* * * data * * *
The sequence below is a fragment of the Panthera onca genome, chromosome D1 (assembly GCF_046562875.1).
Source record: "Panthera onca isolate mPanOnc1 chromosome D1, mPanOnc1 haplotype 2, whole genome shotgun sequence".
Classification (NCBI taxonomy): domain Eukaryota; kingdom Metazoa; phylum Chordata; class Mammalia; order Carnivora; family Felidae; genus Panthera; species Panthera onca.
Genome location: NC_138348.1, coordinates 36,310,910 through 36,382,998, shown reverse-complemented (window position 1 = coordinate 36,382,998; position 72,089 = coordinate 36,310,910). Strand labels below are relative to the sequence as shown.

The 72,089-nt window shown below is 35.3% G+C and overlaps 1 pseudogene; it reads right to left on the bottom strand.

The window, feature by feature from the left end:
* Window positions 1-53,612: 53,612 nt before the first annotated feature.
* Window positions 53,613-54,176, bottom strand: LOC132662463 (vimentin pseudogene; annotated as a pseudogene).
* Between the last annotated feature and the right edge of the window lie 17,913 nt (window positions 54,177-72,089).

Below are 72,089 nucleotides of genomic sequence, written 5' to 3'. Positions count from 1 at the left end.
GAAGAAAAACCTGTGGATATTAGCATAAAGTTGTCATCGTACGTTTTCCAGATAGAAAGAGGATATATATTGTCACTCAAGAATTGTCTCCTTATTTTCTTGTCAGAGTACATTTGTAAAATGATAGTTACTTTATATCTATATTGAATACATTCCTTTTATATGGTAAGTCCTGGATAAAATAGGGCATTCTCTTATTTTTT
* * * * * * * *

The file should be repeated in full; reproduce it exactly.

The sequence below is a fragment of the Panthera onca genome, chromosome D1 (assembly GCF_046562875.1).
Source record: "Panthera onca isolate mPanOnc1 chromosome D1, mPanOnc1 haplotype 2, whole genome shotgun sequence".
Classification (NCBI taxonomy): domain Eukaryota; kingdom Metazoa; phylum Chordata; class Mammalia; order Carnivora; family Felidae; genus Panthera; species Panthera onca.
Genome location: NC_138348.1, coordinates 36,310,910 through 36,382,998, shown reverse-complemented (window position 1 = coordinate 36,382,998; position 72,089 = coordinate 36,310,910). Strand labels below are relative to the sequence as shown.

The 72,089-nt window shown below is 35.3% G+C and overlaps 1 pseudogene; it reads right to left on the bottom strand.

The window, feature by feature from the left end:
* Window positions 1-53,612: 53,612 nt before the first annotated feature.
* Window positions 53,613-54,176, bottom strand: LOC132662463 (vimentin pseudogene; annotated as a pseudogene).
* Between the last annotated feature and the right edge of the window lie 17,913 nt (window positions 54,177-72,089).

Below are 72,089 nucleotides of genomic sequence, written 5' to 3'. Positions count from 1 at the left end.
GAAGAAAAACCTGTGGATATTAGCATAAAGTTGTCATCGTACGTTTTCCAGATAGAAAGAGGATATATATTGTCACTCAAGAATTGTCTCCTTATTTTCTTGTCAGAGTACATTTGTAAAATGATAGTTACTTTATATCTATATTGAATACATTCCTTTTATATGGTAAGTCCTGGATAAAATAGGGCATTCTCTTATTTTTT